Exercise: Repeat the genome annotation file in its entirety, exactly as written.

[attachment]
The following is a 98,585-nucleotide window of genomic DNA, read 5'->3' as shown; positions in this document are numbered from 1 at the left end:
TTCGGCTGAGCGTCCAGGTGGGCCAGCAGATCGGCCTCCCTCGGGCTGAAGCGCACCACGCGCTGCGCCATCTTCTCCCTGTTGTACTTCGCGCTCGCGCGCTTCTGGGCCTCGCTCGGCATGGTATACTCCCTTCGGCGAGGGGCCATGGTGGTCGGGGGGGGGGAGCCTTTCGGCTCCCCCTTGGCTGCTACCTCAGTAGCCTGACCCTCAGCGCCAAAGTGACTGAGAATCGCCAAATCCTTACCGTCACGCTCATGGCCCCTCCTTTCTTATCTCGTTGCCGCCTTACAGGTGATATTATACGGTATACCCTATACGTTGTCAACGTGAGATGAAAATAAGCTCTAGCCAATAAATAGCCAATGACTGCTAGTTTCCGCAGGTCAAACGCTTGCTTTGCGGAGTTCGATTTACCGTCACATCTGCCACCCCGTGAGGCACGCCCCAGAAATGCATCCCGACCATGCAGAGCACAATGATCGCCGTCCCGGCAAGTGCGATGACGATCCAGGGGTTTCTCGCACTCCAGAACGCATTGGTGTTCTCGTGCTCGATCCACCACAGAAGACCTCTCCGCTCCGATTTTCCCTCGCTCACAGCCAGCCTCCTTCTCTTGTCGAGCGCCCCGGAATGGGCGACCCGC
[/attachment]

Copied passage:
The following is a 98,585-nucleotide window of genomic DNA, read 5'->3' as shown; positions in this document are numbered from 1 at the left end:
TTCGGCTGAGCGTCCAGGTGGGCCAGCAGATCGGCCTCCCTCGGGCTGAAGCGCACCACGCGCTGCGCCATCTTCTCCCTGTTGTACTTCGCGCTCGCGCGCTTCTGGGCCTCGCTCGGCATGGTATACTCCCTTCGGCGAGGGGCCATGGTGGTCGGGGGGGGGGAGCCTTTCGGCTCCCCCTTGGCTGCTACCTCAGTAGCCTGACCCTCAGCGCCAAAGTGACTGAGAATCGCCAAATCCTTACCGTCACGCTCATGGCCCCTCCTTTCTTATCTCGTTGCCGCCTTACAGGTGATATTATACGGTATACCCTATACGTTGTCAACGTGAGATGAAAATAAGCTCTAGCCAATAAATAGCCAATGACTGCTAGTTTCCGCAGGTCAAACGCTTGCTTTGCGGAGTTCGATTTACCGTCACATCTGCCACCCCGTGAGGCACGCCCCAGAAATGCATCCCGACCATGCAGAGCACAATGATCGCCGTCCCGGCAAGTGCGATGACGATCCAGGGGTTTCTCGCACTCCAGAACGCATTGGTGTTCTCGTGCTCGATCCACCACAGAAGACCTCTCCGCTCCGATTTTCCCTCGCTCACAGCCAGCCTCCTTCTCTTGTCGAGCGCCCCGGAATGGGCGACCCGC